By analysing its position within the struggles for recognition and reception of different national and ethnic cultural groups, this book offers a bold new picture of Israeli literature. Through comparative discussion of the literatures of Palestinian citizens of Israel, of Mizrahim, of migrants from the former Soviet Union, and of Ethiopian-Israelis, the author demonstrates an unexpected richness and diversity in the Israeli literary scene, a reality very different from the monocultural image that Zionism aspired to create.
Drawing on a wide body of social and literary theory, Mendelson-Maoz compares and contrasts the literatures of the four communities she profiles. In her discussion of the literature of the Palestinian citizens of Israel, she presents the question of language and translation, and she provides three case studies of particular authors and their reception. Her study of Mizrahi literature adopts a chronological approach, starting in the 1950s and proceeding toward contemporary Mizrahi writing, while discussing questions of authenticity and self-determination. The discussion of Israeli literature written by immigrants from the former Soviet Union focuses both on authors who write Israeli literature in Russian and of Russian immigrants writing in Hebrew. The final section of the book provides a valuable new discussion of the work of Ethiopian-Israeli writers, a group whose contributions have seldom been previously acknowledged.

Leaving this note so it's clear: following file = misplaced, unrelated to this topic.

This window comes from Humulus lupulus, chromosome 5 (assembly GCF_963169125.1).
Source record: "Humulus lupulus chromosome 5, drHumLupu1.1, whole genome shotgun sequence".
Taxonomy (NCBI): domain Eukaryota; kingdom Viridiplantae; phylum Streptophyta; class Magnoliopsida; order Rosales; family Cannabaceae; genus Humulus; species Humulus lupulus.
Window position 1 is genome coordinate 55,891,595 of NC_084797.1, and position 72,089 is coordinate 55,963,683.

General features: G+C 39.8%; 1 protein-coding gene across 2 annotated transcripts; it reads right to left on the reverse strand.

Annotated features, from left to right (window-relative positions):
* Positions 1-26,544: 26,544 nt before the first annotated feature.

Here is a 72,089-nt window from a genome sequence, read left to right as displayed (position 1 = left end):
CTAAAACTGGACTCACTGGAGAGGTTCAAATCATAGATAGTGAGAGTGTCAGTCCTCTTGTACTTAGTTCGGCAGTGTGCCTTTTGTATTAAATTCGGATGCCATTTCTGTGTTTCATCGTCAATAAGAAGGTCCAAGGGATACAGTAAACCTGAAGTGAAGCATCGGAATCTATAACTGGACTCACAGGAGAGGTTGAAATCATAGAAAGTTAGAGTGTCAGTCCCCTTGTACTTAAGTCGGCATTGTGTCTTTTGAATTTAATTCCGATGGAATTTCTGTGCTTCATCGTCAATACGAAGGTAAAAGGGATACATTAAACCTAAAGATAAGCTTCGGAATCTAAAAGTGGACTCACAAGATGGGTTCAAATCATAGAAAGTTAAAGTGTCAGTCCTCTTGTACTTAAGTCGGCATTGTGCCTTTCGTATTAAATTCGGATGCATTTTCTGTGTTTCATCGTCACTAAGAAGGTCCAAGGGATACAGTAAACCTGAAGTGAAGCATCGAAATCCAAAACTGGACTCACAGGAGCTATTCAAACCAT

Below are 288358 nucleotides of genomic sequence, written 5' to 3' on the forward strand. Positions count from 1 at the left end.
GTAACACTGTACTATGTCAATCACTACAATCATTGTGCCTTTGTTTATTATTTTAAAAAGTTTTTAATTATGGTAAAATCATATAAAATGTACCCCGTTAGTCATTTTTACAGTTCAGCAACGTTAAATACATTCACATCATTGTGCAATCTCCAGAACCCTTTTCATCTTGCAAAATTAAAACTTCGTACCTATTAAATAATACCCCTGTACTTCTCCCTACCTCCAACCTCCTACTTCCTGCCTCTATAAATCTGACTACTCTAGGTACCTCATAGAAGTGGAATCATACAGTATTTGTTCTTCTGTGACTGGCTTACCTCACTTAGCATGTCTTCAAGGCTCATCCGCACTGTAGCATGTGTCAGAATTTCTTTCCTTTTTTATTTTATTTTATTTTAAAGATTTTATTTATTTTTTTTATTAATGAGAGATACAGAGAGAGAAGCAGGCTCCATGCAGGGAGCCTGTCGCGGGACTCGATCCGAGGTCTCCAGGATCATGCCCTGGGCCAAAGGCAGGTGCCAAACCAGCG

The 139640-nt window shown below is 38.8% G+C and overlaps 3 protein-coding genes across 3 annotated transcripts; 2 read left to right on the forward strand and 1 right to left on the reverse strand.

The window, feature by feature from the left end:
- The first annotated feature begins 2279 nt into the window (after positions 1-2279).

The picture that emerges from this groundbreaking book replaces the traditional, homogeneous historical narrative of Israeli literature with a diversity of voices, a multiplicity of origins, and a wide range of different perspectives. In doing so, it will provoke researchers in a wide range of cultural fields to look at the rich traditions that underlie it in new and fresh ways.
Adia Mendelson-Maoz is a senior faculty member in literature and culture, head of the Hebrew Literature Section in the Department of Literature, Language, and Arts, and a faculty member in the MA programme in cultural studies at the Open University of Israel. Her research deals with Hebrew literature as it intersects ethics, politics, and culture. She has taught in, served as academic supervisor of, and developed a number of undergraduate- and graduate-level courses on Hebrew literature of the twentieth century and on multiculturalism in Israel. Mendelson-Maoz has published numerous articles in books and journals, among them Social Jewish Studies, the Journal of Modern Jewish Studies, Shofar, and Israel Studies Review. She is the author of Literature as a Moral Laboratory: Readings in Selected Twentieth-Century Hebrew Prose, published in Hebrew in 2009 by Bar-Ilan University Press.